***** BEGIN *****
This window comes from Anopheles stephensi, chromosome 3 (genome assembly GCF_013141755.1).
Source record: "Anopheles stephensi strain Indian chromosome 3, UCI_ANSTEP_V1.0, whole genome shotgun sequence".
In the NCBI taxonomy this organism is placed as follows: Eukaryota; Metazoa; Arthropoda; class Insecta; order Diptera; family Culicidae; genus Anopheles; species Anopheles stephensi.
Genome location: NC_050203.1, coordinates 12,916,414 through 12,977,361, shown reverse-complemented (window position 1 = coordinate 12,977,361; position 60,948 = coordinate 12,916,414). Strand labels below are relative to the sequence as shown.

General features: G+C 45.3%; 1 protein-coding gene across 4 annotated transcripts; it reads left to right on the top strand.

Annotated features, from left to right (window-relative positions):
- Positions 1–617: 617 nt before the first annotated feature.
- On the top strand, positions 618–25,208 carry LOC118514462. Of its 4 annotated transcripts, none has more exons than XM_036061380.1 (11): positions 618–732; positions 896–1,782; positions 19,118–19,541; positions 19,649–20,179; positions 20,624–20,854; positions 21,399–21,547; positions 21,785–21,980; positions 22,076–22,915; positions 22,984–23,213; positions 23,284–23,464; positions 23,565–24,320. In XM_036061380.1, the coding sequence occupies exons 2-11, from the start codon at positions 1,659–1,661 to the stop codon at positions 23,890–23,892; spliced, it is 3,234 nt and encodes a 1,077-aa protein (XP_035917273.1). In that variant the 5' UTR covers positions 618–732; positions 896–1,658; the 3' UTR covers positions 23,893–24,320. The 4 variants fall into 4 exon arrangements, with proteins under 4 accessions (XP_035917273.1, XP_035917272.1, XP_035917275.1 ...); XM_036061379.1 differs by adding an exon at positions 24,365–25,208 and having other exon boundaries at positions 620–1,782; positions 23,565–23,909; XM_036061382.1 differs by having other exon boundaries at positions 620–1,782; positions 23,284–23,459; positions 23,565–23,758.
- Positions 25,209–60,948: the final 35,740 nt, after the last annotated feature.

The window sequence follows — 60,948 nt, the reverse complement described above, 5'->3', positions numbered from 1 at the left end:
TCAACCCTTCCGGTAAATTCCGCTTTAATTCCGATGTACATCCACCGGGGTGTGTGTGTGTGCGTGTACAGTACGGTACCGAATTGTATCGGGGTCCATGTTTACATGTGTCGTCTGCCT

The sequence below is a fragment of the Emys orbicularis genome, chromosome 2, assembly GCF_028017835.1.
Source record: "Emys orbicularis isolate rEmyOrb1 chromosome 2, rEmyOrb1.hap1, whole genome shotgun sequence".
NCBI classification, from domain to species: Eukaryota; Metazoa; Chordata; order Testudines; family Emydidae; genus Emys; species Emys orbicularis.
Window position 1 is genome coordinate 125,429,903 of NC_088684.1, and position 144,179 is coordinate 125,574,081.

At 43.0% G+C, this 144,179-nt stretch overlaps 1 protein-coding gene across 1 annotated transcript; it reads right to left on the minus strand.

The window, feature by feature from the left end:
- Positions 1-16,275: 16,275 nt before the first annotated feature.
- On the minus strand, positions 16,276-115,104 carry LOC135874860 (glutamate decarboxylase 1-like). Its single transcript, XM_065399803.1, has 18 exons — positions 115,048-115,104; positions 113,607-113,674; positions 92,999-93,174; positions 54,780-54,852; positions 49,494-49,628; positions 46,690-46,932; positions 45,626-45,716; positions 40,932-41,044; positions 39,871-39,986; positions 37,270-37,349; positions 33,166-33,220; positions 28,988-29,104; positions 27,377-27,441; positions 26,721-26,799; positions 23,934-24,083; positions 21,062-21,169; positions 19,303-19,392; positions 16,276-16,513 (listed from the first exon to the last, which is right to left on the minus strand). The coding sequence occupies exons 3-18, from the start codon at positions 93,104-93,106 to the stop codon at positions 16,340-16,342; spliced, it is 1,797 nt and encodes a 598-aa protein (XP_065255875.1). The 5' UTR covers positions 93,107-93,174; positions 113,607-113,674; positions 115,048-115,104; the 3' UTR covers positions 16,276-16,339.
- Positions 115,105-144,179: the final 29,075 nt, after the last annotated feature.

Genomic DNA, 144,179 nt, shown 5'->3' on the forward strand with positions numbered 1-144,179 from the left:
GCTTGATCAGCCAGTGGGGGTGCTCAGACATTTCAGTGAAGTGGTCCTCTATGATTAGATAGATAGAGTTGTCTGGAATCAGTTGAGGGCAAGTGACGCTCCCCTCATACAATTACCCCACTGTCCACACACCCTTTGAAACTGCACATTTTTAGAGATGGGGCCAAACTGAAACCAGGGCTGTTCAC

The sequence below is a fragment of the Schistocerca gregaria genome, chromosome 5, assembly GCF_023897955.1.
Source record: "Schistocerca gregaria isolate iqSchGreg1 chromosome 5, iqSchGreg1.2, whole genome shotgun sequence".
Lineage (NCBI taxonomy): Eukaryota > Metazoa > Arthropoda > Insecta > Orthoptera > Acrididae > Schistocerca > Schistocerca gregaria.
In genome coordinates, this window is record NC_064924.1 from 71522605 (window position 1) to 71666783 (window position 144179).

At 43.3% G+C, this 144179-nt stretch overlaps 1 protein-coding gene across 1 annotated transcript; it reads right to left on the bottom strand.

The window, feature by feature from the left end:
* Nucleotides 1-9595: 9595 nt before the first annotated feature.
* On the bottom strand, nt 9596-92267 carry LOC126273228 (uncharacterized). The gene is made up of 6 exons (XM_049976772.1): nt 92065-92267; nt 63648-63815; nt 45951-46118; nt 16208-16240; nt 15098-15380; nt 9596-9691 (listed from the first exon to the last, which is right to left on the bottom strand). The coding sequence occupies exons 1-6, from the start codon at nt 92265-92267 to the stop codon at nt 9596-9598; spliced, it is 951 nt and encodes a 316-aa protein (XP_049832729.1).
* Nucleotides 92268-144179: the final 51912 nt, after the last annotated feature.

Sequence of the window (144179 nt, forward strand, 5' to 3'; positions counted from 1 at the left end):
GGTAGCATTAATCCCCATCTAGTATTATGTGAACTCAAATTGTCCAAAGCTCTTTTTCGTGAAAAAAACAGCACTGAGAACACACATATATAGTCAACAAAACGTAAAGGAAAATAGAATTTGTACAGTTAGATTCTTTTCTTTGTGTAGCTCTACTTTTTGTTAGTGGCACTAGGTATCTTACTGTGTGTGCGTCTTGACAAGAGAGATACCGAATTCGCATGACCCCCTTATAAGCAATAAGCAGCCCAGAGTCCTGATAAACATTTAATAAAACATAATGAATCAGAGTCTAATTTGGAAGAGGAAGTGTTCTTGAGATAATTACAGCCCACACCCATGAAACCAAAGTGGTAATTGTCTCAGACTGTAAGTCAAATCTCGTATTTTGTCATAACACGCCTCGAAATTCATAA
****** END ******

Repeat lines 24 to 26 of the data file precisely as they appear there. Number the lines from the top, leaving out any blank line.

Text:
Source record: "Schistocerca gregaria isolate iqSchGreg1 chromosome 5, iqSchGreg1.2, whole genome shotgun sequence".
Lineage (NCBI taxonomy): Eukaryota > Metazoa > Arthropoda > Insecta > Orthoptera > Acrididae > Schistocerca > Schistocerca gregaria.
In genome coordinates, this window is record NC_064924.1 from 71522605 (window position 1) to 71666783 (window position 144179).